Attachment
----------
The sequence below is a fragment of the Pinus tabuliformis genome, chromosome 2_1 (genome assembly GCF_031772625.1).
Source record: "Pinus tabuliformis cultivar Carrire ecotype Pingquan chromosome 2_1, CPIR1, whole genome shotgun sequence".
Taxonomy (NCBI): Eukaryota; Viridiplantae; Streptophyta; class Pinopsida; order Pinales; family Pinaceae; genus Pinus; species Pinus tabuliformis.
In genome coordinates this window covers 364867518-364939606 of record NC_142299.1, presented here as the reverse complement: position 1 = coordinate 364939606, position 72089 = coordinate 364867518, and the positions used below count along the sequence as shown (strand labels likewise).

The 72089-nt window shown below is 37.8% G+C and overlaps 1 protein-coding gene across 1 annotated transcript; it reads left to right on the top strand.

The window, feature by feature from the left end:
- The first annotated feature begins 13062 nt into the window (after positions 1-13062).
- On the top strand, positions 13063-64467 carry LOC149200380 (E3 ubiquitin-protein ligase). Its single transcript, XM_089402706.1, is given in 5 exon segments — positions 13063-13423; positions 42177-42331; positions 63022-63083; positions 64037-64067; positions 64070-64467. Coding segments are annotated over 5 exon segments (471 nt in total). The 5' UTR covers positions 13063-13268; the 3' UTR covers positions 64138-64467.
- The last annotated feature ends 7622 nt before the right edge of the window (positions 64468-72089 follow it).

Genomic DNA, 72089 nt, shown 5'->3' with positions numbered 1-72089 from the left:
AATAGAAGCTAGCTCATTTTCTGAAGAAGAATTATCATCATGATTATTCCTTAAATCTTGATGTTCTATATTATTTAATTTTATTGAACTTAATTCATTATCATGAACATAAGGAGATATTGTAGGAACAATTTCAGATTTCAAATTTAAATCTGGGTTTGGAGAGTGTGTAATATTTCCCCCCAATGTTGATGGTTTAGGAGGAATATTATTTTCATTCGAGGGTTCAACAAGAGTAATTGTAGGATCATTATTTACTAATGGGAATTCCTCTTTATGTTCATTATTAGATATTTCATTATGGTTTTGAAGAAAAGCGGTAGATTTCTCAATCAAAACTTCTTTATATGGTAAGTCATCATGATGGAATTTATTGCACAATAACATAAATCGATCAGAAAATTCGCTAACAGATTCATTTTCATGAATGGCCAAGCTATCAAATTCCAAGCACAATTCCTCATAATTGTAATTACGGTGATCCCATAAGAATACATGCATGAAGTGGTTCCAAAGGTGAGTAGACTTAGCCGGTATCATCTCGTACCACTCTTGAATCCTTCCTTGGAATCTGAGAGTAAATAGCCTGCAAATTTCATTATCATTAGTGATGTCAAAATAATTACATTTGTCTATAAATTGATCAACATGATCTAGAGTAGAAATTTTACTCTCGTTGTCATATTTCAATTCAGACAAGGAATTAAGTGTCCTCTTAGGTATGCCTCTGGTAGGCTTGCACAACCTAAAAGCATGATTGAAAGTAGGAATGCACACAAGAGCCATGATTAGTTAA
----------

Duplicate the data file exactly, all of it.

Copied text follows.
The sequence below is a fragment of the Pinus tabuliformis genome, chromosome 2_1 (genome assembly GCF_031772625.1).
Source record: "Pinus tabuliformis cultivar Carrire ecotype Pingquan chromosome 2_1, CPIR1, whole genome shotgun sequence".
Taxonomy (NCBI): Eukaryota; Viridiplantae; Streptophyta; class Pinopsida; order Pinales; family Pinaceae; genus Pinus; species Pinus tabuliformis.
In genome coordinates this window covers 364867518-364939606 of record NC_142299.1, presented here as the reverse complement: position 1 = coordinate 364939606, position 72089 = coordinate 364867518, and the positions used below count along the sequence as shown (strand labels likewise).

The 72089-nt window shown below is 37.8% G+C and overlaps 1 protein-coding gene across 1 annotated transcript; it reads left to right on the top strand.

The window, feature by feature from the left end:
- The first annotated feature begins 13062 nt into the window (after positions 1-13062).
- On the top strand, positions 13063-64467 carry LOC149200380 (E3 ubiquitin-protein ligase). Its single transcript, XM_089402706.1, is given in 5 exon segments — positions 13063-13423; positions 42177-42331; positions 63022-63083; positions 64037-64067; positions 64070-64467. Coding segments are annotated over 5 exon segments (471 nt in total). The 5' UTR covers positions 13063-13268; the 3' UTR covers positions 64138-64467.
- The last annotated feature ends 7622 nt before the right edge of the window (positions 64468-72089 follow it).

Genomic DNA, 72089 nt, shown 5'->3' with positions numbered 1-72089 from the left:
AATAGAAGCTAGCTCATTTTCTGAAGAAGAATTATCATCATGATTATTCCTTAAATCTTGATGTTCTATATTATTTAATTTTATTGAACTTAATTCATTATCATGAACATAAGGAGATATTGTAGGAACAATTTCAGATTTCAAATTTAAATCTGGGTTTGGAGAGTGTGTAATATTTCCCCCCAATGTTGATGGTTTAGGAGGAATATTATTTTCATTCGAGGGTTCAACAAGAGTAATTGTAGGATCATTATTTACTAATGGGAATTCCTCTTTATGTTCATTATTAGATATTTCATTATGGTTTTGAAGAAAAGCGGTAGATTTCTCAATCAAAACTTCTTTATATGGTAAGTCATCATGATGGAATTTATTGCACAATAACATAAATCGATCAGAAAATTCGCTAACAGATTCATTTTCATGAATGGCCAAGCTATCAAATTCCAAGCACAATTCCTCATAATTGTAATTACGGTGATCCCATAAGAATACATGCATGAAGTGGTTCCAAAGGTGAGTAGACTTAGCCGGTATCATCTCGTACCACTCTTGAATCCTTCCTTGGAATCTGAGAGTAAATAGCCTGCAAATTTCATTATCATTAGTGATGTCAAAATAATTACATTTGTCTATAAATTGATCAACATGATCTAGAGTAGAAATTTTACTCTCGTTGTCATATTTCAATTCAGACAAGGAATTAAGTGTCCTCTTAGGTATGCCTCTGGTAGGCTTGCACAACCTAAAAGCATGATTGAAAGTAGGAATGCACACAAGAGCCATGATTAGTTAA